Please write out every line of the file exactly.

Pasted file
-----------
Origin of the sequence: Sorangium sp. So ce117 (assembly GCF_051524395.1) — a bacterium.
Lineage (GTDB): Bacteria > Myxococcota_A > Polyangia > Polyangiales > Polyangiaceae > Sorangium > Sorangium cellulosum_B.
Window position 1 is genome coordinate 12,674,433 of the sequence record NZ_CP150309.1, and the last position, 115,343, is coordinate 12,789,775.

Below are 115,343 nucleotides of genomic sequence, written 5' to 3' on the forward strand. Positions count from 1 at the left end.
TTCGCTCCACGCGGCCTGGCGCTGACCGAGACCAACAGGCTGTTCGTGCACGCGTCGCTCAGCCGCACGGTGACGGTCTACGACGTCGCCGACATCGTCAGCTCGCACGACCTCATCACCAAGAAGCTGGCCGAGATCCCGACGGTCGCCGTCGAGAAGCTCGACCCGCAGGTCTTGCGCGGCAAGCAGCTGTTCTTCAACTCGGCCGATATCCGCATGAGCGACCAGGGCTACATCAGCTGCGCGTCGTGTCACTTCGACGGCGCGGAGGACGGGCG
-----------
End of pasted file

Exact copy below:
Origin of the sequence: Sorangium sp. So ce117 (assembly GCF_051524395.1) — a bacterium.
Lineage (GTDB): Bacteria > Myxococcota_A > Polyangia > Polyangiales > Polyangiaceae > Sorangium > Sorangium cellulosum_B.
Window position 1 is genome coordinate 12,674,433 of the sequence record NZ_CP150309.1, and the last position, 115,343, is coordinate 12,789,775.

Below are 115,343 nucleotides of genomic sequence, written 5' to 3' on the forward strand. Positions count from 1 at the left end.
TTCGCTCCACGCGGCCTGGCGCTGACCGAGACCAACAGGCTGTTCGTGCACGCGTCGCTCAGCCGCACGGTGACGGTCTACGACGTCGCCGACATCGTCAGCTCGCACGACCTCATCACCAAGAAGCTGGCCGAGATCCCGACGGTCGCCGTCGAGAAGCTCGACCCGCAGGTCTTGCGCGGCAAGCAGCTGTTCTTCAACTCGGCCGATATCCGCATGAGCGACCAGGGCTACATCAGCTGCGCGTCGTGTCACTTCGACGGCGCGGAGGACGGGCG